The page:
Biofuel Quota Insults Injured Refiners
The refining sector has had an up and (mostly) down year, and last week the Environmental Protection Agency (EPA) made an announcement that ensures the group will face more headwinds in 2017.
In a move that surprised many industry observers, the EPA finalized 2017 renewable fuel requirements under the Renewable Fuel Standard (RFS) program that are 6% above the 2016 quota. It was a surprise because the EPA had previously proposed a 4% increase over 2016 volumes — and refiners complained loudly about that potential increase.
The RFS has been law since the Energy Policy Act of 2005. Its purpose is to increase the use of biofuels in the U.S., and the EPA requires obligated parties — which means those who supply fuel — to demonstrate compliance. The mechanics of verifying compliance were explained previously in RIN and Bear It.
In a nutshell, the RFS forces refiners to subsidize biofuel producers. Refiners have complained bitterly about the costs imposed upon them by the RFS. In the first half of the year, the top 10 refiners spent $1.1 billion to comply with the mandate. Those costs eat into refiners’ margins, and are partially passed on to consumers via higher gasoline prices.
Valero (NYSE: VLO) noted in its Q3 earnings release that it had incurred $198 million of costs to meet biofuel blending obligations for the third quarter. This is a significant amount relative to Valero’s Q3 net income of $613 million.
Responding to the EPA’s decision, Tesoro (NYSE: TSO) vice president Stephen Brown, called the new quota “unworkable” and said that it highlights the need for a legislative overhaul of the program. Billionaire investor Carl Icahn, who indirectly owns the majority of independent refiner CVR Refining (NYSE: CVRR), has warned that the current system threatens to bankrupt some refiners.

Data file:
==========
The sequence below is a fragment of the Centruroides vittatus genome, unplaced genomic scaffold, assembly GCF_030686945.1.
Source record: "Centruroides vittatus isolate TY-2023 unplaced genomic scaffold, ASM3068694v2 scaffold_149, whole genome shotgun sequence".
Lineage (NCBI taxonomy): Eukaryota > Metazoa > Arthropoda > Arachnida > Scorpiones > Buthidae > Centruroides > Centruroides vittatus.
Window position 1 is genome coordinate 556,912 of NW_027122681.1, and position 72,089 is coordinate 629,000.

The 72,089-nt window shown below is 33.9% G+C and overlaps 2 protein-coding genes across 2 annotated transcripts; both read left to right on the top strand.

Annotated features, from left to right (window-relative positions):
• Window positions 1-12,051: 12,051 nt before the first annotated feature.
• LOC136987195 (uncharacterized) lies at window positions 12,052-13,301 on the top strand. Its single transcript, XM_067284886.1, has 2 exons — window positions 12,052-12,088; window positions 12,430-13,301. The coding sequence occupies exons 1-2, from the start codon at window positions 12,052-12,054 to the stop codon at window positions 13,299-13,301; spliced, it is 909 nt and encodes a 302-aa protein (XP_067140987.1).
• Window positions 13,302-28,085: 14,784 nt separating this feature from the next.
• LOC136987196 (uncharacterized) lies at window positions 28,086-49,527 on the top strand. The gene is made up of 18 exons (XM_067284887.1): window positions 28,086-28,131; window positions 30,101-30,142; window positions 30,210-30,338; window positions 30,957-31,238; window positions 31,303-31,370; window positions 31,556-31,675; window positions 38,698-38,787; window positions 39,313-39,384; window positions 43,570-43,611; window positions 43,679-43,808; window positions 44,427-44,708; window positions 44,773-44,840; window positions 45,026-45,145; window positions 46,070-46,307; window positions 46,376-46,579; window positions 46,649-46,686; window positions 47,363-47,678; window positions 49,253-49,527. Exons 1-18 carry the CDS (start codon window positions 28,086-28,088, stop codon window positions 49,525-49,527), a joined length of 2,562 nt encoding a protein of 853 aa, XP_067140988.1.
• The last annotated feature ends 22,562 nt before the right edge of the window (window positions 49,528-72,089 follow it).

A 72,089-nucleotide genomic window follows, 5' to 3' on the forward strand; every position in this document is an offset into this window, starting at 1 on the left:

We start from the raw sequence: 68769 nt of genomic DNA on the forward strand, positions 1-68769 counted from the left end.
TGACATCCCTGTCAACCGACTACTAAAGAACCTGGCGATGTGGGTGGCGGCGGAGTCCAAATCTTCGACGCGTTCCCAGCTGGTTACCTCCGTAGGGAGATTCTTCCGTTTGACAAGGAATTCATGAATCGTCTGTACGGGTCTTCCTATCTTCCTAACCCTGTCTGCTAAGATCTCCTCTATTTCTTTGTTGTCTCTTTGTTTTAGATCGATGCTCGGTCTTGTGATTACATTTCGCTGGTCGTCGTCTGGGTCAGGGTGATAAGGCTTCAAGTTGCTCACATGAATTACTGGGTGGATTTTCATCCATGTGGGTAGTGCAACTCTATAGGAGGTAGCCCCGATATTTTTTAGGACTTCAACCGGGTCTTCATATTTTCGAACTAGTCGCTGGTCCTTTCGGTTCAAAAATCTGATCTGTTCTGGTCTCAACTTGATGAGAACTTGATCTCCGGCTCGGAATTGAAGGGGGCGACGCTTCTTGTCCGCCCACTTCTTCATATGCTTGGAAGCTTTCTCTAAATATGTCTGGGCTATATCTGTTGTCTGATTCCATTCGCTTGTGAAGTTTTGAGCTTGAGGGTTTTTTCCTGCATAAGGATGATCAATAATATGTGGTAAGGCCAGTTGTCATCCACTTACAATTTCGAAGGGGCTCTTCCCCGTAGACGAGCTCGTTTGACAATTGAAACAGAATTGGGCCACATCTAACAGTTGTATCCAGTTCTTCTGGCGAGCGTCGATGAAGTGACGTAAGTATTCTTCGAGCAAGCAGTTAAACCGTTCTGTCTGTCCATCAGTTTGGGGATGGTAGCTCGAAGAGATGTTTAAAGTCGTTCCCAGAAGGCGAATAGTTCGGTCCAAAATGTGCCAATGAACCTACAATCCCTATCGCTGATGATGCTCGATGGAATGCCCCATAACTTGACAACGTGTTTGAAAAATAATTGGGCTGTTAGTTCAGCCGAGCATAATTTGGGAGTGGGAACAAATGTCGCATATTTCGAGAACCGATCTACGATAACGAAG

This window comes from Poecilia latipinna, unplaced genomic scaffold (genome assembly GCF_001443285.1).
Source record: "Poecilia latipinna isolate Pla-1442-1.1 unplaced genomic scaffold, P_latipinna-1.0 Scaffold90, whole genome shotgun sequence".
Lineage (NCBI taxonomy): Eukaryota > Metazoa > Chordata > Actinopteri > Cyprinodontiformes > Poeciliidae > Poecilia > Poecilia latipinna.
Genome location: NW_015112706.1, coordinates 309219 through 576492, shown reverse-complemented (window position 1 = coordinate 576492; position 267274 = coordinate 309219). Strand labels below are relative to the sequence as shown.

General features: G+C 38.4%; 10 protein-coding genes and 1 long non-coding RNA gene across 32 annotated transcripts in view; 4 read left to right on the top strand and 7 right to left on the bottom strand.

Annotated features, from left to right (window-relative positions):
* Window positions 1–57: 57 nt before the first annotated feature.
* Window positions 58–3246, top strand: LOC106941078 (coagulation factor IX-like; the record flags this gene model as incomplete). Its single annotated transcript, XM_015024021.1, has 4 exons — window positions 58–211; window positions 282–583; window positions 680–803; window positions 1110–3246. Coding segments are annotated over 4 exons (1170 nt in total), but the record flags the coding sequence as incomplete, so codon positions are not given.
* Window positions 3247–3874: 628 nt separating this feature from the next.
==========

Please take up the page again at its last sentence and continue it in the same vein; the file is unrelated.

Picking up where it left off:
Although the RFS was instituted by a Republican president, it has also enjoyed the favor of the Obama Administration. But the election of Donald Trump may finally provide the impetus to overhaul the RFS. Trump has repeatedly indicated his desire to eliminate some regulations on the oil and gas industry, and Icahn was a vocal Trump supporter who is sure to let Trump know his views on the RFS.
On the flip side, Trump spoke in favor of ethanol during the campaign, and the RFS enjoys wide support among farm state senators. He will be lobbied hard by the farm lobby on one side and the oil lobby on the other. So it’s hard to say definitively that Trump will end or water down the RFS, or even that he could get Congress to go along if that is his intent. But it’s more likely now than it was a month ago.
Refiners rallied following the election on expectations that the regulatory headwinds they’re fighting will ease up over the next four years. But the group gave back some of those gains following the EPA announcement, while biofuel producers like Green Plains (NASDAQ: GPRE) and Pacific Ethanol (NASDAQ: PEIX) surged.
Our view is that renewable fuel producers will be much more sensitive to any decisions around the RFS. The downside could be steep should the system be overhauled. If the RFS is completely eliminated, some biofuel companies will go bankrupt. Refiners, despite Carl Icahn’s warning, will survive the RFS, but they will definitely do better if it is eliminated.